RPG Codex interviews Ian Frazier (most recently the lead designer of Kingdom of Amalur: Reckoning) about the Ultima V: Lazarus project, an ambitious recreation of Ultima V in the Dungeon Siege engine, released back in 2005.
- Why Dungeon Siege? What limitations were present in other engines such as the Neverwinter Nights engine? In hindsight, do you think you made the right choice, or would it have been easier to work around the limitations of other engines instead?
There were a two main reasons for using Dungeon Siege. First, its node-based engine was perfectly suited for making a very large, open-world game that the player could explore without ever seeing a load screen. Next, the flexibility of the engine for modding purposes was incredible, allowing us to do everything from replacing core elements of the UI, to reinventing the dialogue system, to creating entirely new creatures and architecture from scratch, to implementing dynamic ship travel!
Although some other toolsets certainly would have been easier to work with, I’m glad we went with Dungeon Siege—I don’t think we could have pulled off Lazarus (at least not to the same extent) with any other engine at that time.
- What were the biggest obstacles you faced when dealing with the Dungeon Siege engine? Were there many hard-coded annoyances that were difficult to bypass?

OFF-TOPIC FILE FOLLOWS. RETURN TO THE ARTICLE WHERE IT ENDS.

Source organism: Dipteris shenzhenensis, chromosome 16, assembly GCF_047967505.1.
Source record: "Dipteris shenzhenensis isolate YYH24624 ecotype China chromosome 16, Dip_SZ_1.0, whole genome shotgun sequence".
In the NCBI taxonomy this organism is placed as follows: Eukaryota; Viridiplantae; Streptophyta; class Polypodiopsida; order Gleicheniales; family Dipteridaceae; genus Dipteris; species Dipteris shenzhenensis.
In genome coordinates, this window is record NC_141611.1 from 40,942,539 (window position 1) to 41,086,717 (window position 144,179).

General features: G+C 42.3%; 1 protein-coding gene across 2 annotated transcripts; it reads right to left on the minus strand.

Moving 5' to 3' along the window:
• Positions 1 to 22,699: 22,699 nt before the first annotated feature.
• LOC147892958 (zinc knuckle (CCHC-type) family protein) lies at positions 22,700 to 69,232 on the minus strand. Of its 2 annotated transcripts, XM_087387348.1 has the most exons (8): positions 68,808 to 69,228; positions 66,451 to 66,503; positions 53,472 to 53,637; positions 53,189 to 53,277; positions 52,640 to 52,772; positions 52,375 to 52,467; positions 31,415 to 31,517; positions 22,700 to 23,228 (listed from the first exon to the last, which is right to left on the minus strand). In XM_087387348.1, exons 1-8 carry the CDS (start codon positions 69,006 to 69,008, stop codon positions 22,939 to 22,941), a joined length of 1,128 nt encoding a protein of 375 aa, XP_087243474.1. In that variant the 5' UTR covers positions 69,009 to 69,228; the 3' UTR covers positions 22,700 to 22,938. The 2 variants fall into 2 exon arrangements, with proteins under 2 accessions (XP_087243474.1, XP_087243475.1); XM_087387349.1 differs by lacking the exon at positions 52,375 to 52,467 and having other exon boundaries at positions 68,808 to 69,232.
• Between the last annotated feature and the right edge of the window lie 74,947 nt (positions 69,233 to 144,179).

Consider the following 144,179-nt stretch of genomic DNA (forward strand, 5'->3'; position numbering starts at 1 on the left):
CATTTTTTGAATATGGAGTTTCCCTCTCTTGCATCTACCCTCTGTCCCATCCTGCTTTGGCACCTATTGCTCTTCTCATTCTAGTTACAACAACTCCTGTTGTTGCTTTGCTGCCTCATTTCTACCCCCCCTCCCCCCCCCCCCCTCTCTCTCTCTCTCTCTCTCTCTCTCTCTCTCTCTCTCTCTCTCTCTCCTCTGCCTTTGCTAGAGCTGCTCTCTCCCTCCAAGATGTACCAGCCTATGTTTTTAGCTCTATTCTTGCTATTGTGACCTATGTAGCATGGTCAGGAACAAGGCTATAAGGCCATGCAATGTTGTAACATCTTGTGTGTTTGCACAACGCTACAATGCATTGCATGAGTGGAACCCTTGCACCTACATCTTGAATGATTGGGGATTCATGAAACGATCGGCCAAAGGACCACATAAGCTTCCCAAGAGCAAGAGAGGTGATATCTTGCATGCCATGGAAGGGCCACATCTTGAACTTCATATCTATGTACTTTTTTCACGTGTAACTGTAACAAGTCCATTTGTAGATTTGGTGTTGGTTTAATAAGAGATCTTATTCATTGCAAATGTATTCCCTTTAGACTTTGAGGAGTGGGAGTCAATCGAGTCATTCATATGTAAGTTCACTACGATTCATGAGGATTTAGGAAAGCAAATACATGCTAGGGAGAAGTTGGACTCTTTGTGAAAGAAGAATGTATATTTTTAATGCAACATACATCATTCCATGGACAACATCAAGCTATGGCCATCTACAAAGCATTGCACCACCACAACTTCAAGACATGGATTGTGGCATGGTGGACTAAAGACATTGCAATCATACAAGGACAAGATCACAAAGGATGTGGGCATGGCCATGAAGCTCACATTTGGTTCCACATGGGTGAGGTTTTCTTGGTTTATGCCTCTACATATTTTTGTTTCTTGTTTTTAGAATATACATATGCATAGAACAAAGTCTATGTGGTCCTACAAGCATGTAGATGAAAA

There were a lot of technical challenges over the course of working on Lazarus—the Dungeon Siege engine wasn’t really intended to do what we were forcing it into. But time and again we were surprised to find what could be accomplished with a little ingenuity. I think the things we struggled with most were custom node creation and the ship travel system.
Custom terrain nodes had to be built within very specific construction requirements, and if you had a single vertex off by even a centimeter, you’d build a huge area and then suddenly realize there were tiny cracks spreading across the whole map like an earthquake.
Meanwhile ship travel—actually freely controlling a boat while it moved across a sea of „elevator“ terrain nodes at the player’s direction—was very difficult to implement, simply because it was so far outside the scope of what the engine’s elevator tech was intended for. In the end of the day we made it work, though, thanks to the technical genius of Shaddock „Frilly Wumpus“ Heath and Jesse „Zephyr“ Strachman.